Italian Motorcycles

Motorcycles Built in Italy (G)

Notes on some of the rarer Italian marques

This page lists brands for which limited information is available. For a more complete listing visit the Italian Index.

See also Obscure Italian Marques.


Built in Milan, 1923-1927

On the 19th of April 1924 Andrea Galetti was practising for the 1924 Circuito di Belfiore motorcycle race, to be held near Mantua on the 20th.

Andrea swerved to avoid a cyclist, lost control and landed badly. He died of his injuries a few hours later.

The 500cc machine had been built in his brother Mario's workshop in Milano.

Galetti was from Castel d'Ario, as was Tazio Nuvolari, to whom he may have been related. Nuvolari won the race the following day, riding a 500cc Norton.

Sources:; Mauro Colombo


In the mid 1950s the firm manufactured frames and bodywork for mopeds, and possibly built complete units.

Vesting marketed a Vesting Galletti "scooter" in 1957, which is markedly similar to the Galletti mopeds which the firm displayed around that time. Their name is also mentioned under Motoflash.

During that period the Galletti company supplied components to Ferarri, Lambourghini and Ducati. The firm has an in-house museum devoted to their works.

Sources:, et al

Based in Lodi, Milano, the firm produced a 65cc scooter named Daino in 1951 with bodywork by Magni of Milan. Later models had 75cc engines, and they remained in production until 1954.
See also Bertoni of Lodi
Sources:, et al.

Ghezzi-Brian Logo

Ghezzi & Brian

Established in Missaglia, Lecco by Giuseppe Ghezzi and Bruni Saturno from 1995, these are high-end Moto Guzzi-based sports bikes.

Production began in 1999 with the Supertwin 1100, and this was followed by the unfaired Furia. In 2004 the Fionda appeared. More recent models include the Dr John Tribute.

They have had good results in competition and were involved in the development of the Moto Guzzi MGS-01 Corsa.





Enrico Gnesutta with workshops at Via Dante, Milano, was a bicycle manufacturer who is thought to have built a limited number of motorcycles under the "Gnesutta" brand in the years 1899 to 1900.

According to AISA, "In 1899 ing. Adolfo Schlegel, Director of Officina Meccanica E. Gnesutta of Milan, built a light car, possibly fitted with a Welleyes engine."

Fausto Alberti married his daughter, and Gnessuta had a senior role in his son-in-law's company. It was he who chose the company name of Sertum, the name he applied to his bicycles.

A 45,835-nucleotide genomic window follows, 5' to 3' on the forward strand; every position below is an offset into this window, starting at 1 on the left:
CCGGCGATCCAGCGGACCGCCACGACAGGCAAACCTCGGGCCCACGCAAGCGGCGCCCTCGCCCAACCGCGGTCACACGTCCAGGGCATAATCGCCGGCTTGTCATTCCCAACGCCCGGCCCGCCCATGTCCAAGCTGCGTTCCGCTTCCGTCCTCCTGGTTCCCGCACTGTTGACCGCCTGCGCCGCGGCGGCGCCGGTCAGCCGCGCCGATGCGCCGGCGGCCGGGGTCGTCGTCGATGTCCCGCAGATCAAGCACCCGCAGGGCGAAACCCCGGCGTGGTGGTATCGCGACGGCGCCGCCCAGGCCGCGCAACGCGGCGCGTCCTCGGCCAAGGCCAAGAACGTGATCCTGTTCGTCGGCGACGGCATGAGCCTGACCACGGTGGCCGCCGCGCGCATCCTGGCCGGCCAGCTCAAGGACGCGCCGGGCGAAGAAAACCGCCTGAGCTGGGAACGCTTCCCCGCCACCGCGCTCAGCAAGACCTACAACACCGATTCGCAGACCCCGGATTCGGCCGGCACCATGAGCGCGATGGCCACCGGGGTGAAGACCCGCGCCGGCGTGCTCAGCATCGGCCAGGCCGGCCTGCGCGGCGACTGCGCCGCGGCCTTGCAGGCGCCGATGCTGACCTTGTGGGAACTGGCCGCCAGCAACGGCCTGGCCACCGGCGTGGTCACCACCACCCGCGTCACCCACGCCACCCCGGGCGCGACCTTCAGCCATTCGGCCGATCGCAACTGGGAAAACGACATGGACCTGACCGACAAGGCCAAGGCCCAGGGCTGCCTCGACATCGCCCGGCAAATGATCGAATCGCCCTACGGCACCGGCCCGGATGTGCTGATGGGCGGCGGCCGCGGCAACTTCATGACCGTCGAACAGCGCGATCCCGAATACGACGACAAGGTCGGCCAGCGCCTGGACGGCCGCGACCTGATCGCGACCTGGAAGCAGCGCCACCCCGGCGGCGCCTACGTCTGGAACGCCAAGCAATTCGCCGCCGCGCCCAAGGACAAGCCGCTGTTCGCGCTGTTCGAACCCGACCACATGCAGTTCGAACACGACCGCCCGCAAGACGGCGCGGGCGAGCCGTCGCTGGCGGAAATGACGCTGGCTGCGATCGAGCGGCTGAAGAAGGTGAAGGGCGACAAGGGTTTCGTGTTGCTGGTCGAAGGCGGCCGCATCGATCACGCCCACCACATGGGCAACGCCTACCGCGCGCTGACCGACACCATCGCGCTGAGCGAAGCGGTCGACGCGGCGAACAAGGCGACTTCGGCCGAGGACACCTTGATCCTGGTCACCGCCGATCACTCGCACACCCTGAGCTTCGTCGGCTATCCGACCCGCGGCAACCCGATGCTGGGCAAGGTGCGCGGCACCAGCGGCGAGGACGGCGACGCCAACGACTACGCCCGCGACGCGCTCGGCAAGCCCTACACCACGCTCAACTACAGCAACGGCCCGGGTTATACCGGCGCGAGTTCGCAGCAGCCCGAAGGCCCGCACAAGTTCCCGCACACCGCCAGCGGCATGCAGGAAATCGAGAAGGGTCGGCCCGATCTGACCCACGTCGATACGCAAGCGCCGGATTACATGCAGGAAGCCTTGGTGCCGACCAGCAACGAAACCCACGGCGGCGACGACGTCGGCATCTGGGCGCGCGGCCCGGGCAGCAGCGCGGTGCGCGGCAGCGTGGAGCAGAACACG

At least one source spells the name "Gnessutta".

Sources: Moto di Lombardia, AISA Associazione Italiana per la Storia dell’Automobile, et al

GP (Griffoni & Piccini)

In 1927 Luigi Griffoni and Libero Piccini of Falconara Marittima (Ancona) built a motorcycle named GP. It had a 216 cc four-stroke horizontal single-cylinder engine of their own design which ran on diesel or petrol. It was only built that year.

Not to be confused with the GP by Guzzi and Parodi, the forerunner of Moto Guzzi.

Source: Benelli Museum


Manufactured by the brothers Guglielmo e Stefano Marzocchi
Via A. Zannoni 64 Bologna

Built from about 1949 to 1953 the Grillo used a 49.9cc twostroke fitted to a chassis with front and rear suspension and integral fuel tank. Aspects of this machine were patented in 1950. There was also a more convential moped version at a considerably lower price.

Several hundred of these were produced before the production rights were sold to NSV (Nanni Società Velomotori).(1)

The Marzocchi brothers had previously worked with SSR Ducati which had suffered a series of woes resulting in the loss of many staff and led to the closure of the Borgo Panigale factory in 1949.

The Ducati brothers, who had left the Ducati company during this period, approached Marzocchi with a project - they requested a light motorcycle with an engine of about 105cc and full suspension including telescopic forks. Ten of these were built and were displayed at the Milan Motor Salon of 1949 as the Idroflex.

N.B. 1. The NSV section gives a slightly different account.

Source: Museo del Patrimonio Industriale, Bologna

Manufactured by Officine Ettore Buralli, Vanam, Milano, 1950-1954
Built lightweights with two-stroke engines of 98, 123 and 147 cc. A Turismo model was available with a pressed metal frame, and a Sport with tubular frame.
Sources:, Tragatsch p153.

Rarer Italian Marques